Jenna goes to the party, but flees early and hops a ferry back to Thunder Bay to make peace with her son’s death. But once she reaches Alaska, her hold on reality begins to weaken.
Or is she seeing things clearly for the very first time?
While staying in Thunder Bay, Jenna learns about the kushtaka, the soul-stealers who inhabit Alaska’s many bays. The kushtaka–who from a distance appear to be otters–steal the souls of drowning victims and carry them off to their underground homes so that they may become kushtaka themselves.
Jenna becomes convinced that Bobby’s soul has been stolen by the kushtaka, and she sets out to reclaim it. While searching for her son’s spirit, she in turn is tracked by the private detective her husband has sent after her. And he does not believe in the kushtaka.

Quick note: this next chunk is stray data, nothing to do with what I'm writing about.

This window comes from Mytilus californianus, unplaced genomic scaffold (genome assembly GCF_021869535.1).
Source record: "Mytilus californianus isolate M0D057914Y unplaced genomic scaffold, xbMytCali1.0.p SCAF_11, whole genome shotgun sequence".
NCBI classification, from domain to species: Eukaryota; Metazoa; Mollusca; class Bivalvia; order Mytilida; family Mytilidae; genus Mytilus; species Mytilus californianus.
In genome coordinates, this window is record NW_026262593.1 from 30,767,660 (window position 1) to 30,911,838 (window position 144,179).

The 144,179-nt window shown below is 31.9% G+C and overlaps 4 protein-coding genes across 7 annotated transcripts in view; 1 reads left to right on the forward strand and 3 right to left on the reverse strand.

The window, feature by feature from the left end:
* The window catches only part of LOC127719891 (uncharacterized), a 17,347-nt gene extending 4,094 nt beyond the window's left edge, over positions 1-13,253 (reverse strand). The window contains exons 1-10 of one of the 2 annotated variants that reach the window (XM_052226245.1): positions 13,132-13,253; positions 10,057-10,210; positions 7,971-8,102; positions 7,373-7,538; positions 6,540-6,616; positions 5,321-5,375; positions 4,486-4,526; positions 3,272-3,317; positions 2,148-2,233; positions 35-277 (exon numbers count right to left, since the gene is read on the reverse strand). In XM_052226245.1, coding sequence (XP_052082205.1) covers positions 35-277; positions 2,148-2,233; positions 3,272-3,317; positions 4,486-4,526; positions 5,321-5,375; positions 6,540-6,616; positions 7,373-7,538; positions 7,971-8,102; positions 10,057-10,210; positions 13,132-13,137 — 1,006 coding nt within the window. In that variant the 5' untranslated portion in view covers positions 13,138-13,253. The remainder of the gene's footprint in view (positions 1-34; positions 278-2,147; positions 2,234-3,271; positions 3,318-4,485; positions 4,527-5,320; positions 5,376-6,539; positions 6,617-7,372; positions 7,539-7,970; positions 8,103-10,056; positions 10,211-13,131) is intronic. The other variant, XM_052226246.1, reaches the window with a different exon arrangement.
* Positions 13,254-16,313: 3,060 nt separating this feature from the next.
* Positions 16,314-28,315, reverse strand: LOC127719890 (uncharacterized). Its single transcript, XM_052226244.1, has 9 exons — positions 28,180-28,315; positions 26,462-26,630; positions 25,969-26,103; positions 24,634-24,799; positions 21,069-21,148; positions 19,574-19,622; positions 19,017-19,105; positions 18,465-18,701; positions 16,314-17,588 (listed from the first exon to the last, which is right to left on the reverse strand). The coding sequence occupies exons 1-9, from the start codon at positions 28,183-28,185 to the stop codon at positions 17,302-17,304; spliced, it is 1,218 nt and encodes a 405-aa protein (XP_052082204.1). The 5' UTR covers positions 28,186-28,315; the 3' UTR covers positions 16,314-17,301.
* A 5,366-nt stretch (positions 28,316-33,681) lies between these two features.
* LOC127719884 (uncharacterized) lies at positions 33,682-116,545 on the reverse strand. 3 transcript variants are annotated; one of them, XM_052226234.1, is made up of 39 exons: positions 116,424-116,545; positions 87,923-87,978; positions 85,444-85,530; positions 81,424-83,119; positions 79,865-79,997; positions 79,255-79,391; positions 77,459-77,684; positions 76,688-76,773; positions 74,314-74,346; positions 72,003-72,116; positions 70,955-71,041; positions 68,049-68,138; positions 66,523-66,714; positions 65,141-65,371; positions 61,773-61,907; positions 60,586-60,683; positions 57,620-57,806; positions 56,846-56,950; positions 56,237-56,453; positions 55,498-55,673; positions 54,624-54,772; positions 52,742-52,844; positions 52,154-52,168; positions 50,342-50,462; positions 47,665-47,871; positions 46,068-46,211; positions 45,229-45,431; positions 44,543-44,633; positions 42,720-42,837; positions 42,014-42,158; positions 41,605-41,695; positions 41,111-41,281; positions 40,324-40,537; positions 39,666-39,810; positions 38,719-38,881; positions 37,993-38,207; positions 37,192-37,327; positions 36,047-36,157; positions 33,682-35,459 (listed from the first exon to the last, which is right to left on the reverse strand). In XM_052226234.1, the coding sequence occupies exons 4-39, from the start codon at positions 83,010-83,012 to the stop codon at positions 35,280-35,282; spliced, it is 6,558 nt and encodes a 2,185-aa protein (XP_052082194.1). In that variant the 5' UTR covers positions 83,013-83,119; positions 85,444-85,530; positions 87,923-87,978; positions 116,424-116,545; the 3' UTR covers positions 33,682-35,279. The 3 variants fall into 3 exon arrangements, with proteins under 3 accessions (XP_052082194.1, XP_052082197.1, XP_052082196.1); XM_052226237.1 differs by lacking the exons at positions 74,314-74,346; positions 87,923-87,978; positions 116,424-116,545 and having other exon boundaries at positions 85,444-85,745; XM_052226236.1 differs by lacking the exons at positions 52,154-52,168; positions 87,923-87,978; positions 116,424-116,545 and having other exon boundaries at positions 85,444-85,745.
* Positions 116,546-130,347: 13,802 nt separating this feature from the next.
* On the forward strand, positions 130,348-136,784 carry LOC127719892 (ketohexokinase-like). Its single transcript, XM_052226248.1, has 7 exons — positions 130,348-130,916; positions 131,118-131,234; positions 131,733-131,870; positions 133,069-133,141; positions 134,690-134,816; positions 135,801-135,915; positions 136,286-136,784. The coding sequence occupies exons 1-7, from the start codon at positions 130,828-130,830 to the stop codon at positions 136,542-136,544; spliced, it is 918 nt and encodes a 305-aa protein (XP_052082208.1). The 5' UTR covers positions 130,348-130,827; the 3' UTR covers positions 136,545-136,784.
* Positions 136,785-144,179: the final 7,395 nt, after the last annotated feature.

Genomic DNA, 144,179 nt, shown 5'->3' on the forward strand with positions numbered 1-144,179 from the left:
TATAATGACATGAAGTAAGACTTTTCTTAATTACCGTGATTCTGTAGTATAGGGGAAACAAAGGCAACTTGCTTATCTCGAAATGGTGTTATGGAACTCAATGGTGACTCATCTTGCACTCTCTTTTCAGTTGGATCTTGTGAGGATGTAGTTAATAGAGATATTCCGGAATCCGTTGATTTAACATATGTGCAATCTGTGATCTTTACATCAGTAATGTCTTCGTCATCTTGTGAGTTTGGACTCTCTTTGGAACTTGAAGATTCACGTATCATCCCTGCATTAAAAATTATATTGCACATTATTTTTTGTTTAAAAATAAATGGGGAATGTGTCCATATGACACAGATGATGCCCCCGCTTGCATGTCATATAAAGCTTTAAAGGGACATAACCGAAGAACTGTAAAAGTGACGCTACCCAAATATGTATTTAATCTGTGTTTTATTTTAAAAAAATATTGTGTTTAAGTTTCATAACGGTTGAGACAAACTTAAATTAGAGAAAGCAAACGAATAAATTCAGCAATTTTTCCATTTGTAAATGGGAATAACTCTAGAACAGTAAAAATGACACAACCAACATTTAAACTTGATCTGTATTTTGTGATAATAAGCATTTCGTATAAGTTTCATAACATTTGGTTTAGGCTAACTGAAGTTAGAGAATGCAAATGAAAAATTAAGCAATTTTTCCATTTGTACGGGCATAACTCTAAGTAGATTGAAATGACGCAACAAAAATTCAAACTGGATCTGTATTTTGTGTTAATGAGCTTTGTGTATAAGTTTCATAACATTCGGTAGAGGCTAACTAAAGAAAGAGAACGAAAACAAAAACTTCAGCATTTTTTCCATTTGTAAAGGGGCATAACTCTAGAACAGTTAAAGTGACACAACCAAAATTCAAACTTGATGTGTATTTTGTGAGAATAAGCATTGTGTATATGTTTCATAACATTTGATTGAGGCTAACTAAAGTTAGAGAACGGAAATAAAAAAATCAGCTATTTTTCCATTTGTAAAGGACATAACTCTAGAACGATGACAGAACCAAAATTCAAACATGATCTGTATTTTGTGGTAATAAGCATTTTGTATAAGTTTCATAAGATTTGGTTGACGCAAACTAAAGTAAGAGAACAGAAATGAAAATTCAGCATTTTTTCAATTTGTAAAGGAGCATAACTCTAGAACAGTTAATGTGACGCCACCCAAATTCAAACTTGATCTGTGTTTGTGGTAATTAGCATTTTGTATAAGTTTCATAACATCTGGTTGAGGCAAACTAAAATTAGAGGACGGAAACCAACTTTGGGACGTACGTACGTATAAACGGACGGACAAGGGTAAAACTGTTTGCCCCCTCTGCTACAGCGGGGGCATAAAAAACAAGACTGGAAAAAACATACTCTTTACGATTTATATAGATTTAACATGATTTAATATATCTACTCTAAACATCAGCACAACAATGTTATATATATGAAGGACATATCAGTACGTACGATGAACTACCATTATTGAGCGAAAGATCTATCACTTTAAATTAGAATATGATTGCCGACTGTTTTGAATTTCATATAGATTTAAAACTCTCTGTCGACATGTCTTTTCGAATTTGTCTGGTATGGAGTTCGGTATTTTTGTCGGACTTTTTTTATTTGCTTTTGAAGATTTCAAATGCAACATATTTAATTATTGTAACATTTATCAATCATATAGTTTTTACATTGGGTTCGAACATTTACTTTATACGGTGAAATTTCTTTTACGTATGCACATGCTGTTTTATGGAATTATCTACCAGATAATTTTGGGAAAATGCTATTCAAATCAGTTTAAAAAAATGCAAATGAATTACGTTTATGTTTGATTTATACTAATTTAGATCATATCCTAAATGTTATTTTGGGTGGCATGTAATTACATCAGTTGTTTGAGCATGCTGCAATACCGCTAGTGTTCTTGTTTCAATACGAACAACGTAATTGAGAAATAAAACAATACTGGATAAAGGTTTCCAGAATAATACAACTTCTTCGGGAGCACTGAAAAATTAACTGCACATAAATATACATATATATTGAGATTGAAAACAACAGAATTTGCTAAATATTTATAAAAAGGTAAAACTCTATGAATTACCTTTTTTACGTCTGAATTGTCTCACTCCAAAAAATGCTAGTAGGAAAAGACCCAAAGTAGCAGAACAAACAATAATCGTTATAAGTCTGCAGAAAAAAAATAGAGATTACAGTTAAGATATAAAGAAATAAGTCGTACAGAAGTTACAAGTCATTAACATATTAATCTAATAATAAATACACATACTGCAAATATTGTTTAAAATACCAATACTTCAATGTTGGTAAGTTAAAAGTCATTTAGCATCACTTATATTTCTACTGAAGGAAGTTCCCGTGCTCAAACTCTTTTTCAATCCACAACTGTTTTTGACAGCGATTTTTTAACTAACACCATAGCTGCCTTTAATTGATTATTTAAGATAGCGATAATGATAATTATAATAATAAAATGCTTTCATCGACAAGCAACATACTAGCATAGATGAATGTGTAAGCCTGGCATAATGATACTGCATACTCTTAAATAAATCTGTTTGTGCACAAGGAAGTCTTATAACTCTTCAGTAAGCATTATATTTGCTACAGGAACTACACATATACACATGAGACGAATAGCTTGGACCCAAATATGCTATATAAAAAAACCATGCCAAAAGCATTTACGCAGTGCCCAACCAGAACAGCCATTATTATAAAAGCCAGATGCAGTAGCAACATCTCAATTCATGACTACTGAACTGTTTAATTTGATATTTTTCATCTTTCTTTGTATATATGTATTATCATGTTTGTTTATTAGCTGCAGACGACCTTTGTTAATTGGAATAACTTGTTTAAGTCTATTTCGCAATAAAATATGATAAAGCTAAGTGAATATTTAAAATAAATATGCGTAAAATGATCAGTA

An unusual hybrid of literary novel and ghost story, Raven Stole the Moon is distinguished by some wonderful writing, especially in the passages describing Alaska’s stark beauty:
“The beach was wild and untamed. Huge, sharp rocks jutted out of the sand and ran down toward the water. Large pieces of driftwood littered the beach along with clumps of sea grass that had been lined up in rows by the retreating tide. Around the rocks were tidal pools that were deep and clear, home to little see-through fish and tiny baby crabs. The smell of the ocean at low tide was pungent and almost disturbing–as if something left exposed to the sun was dying without the water to protect it.”
Raven Stole the Moon is rich in Alaskan and Tlingit lore, but richer still in its understanding of the human heart. Upon reading it, few of us will be able to look at the world in quite the same way again.